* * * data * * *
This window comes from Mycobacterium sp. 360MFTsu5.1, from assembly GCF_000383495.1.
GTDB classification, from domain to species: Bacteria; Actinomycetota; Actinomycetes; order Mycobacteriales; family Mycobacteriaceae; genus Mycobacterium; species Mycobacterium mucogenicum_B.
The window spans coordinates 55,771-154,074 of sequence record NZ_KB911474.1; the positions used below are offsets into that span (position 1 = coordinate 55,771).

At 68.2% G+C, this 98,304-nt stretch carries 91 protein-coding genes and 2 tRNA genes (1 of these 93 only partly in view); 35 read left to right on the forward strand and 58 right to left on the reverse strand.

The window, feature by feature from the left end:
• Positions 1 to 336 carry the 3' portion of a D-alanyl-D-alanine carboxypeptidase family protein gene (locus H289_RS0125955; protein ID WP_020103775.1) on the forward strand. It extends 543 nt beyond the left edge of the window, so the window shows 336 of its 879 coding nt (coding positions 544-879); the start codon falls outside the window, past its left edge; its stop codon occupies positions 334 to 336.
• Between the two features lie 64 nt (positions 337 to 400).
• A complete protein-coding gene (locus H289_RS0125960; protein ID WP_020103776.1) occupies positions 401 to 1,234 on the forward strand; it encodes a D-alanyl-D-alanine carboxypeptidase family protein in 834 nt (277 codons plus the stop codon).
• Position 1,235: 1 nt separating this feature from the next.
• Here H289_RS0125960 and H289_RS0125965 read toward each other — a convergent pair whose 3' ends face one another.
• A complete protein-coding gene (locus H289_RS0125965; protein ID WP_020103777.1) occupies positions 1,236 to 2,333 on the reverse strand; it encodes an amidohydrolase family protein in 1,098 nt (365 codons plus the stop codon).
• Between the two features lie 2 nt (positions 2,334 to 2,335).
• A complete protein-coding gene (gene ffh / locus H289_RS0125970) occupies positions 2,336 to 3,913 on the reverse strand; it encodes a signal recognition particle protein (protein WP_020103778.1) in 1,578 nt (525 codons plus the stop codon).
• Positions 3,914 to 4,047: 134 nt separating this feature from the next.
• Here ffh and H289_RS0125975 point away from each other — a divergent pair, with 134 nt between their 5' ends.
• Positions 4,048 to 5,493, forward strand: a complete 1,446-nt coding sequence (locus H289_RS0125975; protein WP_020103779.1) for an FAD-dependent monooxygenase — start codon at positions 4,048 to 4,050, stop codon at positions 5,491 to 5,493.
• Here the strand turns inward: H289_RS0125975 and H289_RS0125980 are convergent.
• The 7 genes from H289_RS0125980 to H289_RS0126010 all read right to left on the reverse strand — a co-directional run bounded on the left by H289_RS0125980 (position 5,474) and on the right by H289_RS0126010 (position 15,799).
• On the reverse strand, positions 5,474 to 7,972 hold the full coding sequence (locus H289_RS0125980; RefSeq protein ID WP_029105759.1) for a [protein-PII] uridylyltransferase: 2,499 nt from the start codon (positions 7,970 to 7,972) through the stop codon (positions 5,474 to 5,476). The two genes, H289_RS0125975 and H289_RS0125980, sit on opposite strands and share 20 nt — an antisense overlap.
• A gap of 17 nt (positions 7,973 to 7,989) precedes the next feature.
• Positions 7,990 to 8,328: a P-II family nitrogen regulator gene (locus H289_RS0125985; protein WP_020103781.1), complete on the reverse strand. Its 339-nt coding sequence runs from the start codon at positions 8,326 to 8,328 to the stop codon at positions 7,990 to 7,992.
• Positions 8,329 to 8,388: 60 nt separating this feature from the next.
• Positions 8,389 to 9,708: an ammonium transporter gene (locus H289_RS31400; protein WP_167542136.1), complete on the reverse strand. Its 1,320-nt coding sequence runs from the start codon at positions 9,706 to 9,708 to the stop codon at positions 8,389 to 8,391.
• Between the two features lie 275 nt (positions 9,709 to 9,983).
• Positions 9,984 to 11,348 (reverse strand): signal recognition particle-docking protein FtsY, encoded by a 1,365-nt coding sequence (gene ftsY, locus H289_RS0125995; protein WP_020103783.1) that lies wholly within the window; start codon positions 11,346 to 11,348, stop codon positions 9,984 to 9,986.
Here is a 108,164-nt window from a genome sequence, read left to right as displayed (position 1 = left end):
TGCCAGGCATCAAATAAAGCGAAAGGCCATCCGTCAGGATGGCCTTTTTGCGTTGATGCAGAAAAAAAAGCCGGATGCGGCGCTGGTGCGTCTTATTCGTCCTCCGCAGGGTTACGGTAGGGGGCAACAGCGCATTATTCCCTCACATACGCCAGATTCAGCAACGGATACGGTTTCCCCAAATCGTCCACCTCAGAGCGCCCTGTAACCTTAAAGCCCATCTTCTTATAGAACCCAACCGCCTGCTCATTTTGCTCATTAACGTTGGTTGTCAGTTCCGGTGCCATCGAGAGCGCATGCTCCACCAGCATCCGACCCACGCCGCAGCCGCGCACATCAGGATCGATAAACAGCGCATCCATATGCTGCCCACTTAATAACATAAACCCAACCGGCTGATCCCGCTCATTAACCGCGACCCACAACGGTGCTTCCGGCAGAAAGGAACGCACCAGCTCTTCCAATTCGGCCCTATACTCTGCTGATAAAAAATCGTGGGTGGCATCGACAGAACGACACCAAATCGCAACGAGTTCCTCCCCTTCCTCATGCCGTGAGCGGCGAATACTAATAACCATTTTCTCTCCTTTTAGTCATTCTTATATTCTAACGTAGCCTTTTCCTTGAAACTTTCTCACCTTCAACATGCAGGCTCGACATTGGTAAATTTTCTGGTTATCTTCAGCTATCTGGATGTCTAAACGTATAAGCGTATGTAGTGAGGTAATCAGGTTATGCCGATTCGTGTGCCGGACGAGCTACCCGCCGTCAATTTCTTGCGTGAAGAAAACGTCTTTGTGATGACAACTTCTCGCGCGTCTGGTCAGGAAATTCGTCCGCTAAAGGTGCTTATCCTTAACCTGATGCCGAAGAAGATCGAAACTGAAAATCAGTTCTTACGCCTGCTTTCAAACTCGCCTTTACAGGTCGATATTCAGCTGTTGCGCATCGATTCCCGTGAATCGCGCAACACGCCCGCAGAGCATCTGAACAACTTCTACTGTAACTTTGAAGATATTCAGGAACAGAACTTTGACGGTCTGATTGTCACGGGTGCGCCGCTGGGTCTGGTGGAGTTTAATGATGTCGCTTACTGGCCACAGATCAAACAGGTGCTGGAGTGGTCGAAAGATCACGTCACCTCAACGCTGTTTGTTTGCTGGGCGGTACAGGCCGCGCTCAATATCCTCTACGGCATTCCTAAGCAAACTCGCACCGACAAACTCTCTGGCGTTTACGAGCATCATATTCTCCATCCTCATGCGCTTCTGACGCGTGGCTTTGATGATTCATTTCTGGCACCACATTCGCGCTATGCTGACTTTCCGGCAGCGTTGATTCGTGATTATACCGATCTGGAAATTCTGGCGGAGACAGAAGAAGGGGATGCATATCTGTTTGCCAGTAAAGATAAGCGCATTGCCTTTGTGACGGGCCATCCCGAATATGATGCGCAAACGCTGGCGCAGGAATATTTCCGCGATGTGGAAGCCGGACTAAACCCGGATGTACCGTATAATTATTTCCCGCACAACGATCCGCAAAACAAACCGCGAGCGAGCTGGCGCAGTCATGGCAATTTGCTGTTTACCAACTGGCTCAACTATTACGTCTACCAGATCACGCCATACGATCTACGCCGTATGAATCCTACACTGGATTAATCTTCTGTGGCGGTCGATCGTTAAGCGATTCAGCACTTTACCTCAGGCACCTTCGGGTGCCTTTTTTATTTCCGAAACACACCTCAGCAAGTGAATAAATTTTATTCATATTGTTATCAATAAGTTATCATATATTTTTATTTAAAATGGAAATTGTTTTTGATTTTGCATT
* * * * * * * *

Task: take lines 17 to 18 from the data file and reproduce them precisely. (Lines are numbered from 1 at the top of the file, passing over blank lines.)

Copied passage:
• Here the strand turns inward: H289_RS0125975 and H289_RS0125980 are convergent.
• The 7 genes from H289_RS0125980 to H289_RS0126010 all read right to left on the reverse strand — a co-directional run bounded on the left by H289_RS0125980 (position 5,474) and on the right by H289_RS0126010 (position 15,799).